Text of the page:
You've got to admire someone who's so committed to the cause, they're willing to not just deny that humankind is having any negative effect on the climate, but to argue that pumping CO2 into the atmosphere is a good thing that we should totally do more of.
To wit: Utah Rep. Jerry Anderson, R-Price, has introduced a bill that would limit the state's ability to regulate carbon emissions and keep atmospheric levels below 500 parts per million -- an amount well above their current levels, not to mention the upper safety limit -- because "we actually could use twice as much carbon dioxide as we’ve got.”
Anderson (a former science teacher!) explained that more CO2 is better because it's important for photosynthesis. "We are short of carbon dioxide for the needs of the plants," he said at a hearing Tuesday. "Concentrations reached 600 parts per million at the time of the dinosaurs and they did quite well. I think we could double the carbon dioxide and not have any adverse effects."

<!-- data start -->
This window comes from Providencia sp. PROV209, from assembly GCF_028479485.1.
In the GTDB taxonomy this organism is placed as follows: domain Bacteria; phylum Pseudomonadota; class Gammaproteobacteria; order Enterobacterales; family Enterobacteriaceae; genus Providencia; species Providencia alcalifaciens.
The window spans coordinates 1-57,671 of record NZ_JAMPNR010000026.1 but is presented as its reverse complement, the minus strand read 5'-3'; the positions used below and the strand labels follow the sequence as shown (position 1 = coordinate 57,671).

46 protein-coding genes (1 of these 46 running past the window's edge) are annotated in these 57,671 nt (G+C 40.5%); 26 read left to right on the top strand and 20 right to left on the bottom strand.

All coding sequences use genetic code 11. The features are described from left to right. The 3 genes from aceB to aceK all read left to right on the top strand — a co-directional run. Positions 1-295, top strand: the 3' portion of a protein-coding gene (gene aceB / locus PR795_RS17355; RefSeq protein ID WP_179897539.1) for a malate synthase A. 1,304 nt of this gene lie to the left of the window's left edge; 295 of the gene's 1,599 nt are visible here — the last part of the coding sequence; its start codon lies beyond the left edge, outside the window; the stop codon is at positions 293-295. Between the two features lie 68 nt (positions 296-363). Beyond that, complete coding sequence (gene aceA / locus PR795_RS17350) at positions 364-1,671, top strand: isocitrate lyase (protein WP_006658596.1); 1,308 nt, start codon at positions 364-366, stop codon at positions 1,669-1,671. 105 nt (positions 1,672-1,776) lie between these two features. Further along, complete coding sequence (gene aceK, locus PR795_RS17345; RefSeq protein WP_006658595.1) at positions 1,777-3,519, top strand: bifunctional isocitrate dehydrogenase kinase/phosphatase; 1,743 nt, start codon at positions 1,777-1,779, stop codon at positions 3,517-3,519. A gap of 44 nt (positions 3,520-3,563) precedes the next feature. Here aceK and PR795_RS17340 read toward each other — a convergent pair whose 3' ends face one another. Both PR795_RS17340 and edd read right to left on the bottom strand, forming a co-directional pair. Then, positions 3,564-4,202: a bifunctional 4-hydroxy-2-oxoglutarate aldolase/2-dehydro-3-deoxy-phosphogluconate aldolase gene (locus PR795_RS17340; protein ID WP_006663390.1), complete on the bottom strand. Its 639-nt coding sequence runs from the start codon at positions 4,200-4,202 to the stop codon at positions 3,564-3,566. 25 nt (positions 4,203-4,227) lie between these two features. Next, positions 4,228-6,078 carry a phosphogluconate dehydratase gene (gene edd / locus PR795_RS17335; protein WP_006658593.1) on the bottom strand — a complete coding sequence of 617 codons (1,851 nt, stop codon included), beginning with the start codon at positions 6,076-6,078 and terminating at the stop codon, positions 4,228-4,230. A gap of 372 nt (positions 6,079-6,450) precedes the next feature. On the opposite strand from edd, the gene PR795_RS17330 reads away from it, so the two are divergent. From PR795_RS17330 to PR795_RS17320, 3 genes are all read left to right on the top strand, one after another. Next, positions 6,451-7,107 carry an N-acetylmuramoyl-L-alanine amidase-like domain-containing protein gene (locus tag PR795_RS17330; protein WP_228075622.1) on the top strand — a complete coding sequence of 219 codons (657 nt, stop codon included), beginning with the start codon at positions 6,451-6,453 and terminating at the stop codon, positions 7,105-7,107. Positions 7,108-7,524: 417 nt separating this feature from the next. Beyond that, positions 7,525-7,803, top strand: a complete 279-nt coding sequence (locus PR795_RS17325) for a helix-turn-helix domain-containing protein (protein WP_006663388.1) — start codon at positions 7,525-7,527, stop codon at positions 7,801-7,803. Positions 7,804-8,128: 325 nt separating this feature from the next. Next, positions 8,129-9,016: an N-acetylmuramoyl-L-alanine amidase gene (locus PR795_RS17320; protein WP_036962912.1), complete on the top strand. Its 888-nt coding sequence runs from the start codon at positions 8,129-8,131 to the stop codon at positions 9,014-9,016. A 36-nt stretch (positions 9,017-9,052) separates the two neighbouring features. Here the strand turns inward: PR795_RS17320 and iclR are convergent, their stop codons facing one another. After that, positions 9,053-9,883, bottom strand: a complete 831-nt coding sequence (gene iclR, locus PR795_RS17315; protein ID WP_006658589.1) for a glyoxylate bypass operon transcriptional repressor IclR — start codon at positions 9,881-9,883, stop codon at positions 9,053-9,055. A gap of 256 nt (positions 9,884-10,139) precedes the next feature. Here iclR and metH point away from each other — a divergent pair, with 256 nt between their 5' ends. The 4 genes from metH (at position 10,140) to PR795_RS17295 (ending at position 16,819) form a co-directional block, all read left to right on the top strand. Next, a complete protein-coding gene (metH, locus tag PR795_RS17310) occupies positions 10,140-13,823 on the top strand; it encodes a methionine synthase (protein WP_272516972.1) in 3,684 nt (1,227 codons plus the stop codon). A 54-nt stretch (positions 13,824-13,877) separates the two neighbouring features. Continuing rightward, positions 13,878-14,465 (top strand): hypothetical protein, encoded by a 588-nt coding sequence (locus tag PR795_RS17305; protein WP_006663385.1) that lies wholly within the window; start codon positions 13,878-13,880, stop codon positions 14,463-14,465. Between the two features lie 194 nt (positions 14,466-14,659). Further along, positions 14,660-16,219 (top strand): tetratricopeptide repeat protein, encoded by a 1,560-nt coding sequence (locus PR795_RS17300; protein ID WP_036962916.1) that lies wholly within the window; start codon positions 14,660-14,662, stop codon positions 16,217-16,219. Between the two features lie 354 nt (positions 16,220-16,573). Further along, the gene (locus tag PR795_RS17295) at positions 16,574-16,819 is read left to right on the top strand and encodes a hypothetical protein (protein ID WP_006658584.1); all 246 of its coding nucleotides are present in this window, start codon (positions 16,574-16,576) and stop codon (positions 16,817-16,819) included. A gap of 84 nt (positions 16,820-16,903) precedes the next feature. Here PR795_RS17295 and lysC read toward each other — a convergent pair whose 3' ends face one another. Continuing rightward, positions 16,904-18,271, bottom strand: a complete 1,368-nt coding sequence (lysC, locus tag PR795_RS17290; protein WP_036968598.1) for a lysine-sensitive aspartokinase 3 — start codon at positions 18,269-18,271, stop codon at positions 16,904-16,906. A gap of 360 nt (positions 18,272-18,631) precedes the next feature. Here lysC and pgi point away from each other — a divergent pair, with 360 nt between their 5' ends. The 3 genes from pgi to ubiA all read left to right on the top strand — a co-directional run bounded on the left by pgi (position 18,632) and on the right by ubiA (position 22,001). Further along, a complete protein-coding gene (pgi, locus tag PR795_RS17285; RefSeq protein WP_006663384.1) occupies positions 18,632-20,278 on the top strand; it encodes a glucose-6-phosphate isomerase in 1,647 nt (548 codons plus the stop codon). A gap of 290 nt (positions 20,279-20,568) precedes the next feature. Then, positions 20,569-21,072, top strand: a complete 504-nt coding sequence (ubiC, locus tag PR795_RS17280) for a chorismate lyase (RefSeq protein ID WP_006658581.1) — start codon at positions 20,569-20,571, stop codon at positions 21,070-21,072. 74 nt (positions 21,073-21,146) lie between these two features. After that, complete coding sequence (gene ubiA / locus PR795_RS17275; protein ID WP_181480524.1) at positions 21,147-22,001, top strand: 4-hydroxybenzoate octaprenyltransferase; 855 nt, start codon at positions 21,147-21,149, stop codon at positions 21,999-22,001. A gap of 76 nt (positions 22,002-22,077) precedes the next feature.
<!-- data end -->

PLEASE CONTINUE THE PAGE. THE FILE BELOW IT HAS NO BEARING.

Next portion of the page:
"I hate to think how cold it would have been a couple of months ago if we didn't have some global warming," he added, just in case anyone was unclear on just how removed from credible science he is. "It’s been a good thing to keep us from freezing to death."
It's not carbon that he's rooting for: The bill, HB229, would reclassify all naturally occurring stable, or noble, gases as nonpolluting. The current definition considers any particulate matter, gas, vapor or suspended solid to be “air contaminants,” which can be confusing -- oxygen, after all, falls under that broad categorization. Anderson's bill would free things like oxygen and water vapor from being categorized as air pollutants, but would also give a free pass to other "natural components of the atmosphere” like cyanide (poison), xenon (poison) and radon (which the World Health Organization calls "the second most important cause of lung cancer after smoking").
But like CO2, naturally occurring gases can become deadly when humans take over. "Xenon is a noble gas and it’s an anesthetic," Joe Andrade, a retired University of Utah engineering professor, explained to the Salt Lake Tribune. "You don’t want to exclude it [from regulation] because you might have a pharmaceutical device that uses xenon. A leak in a confined space could be quite hazardous."
The House Natural Resources, Agriculture, and Environment Committee voted to hold the bill.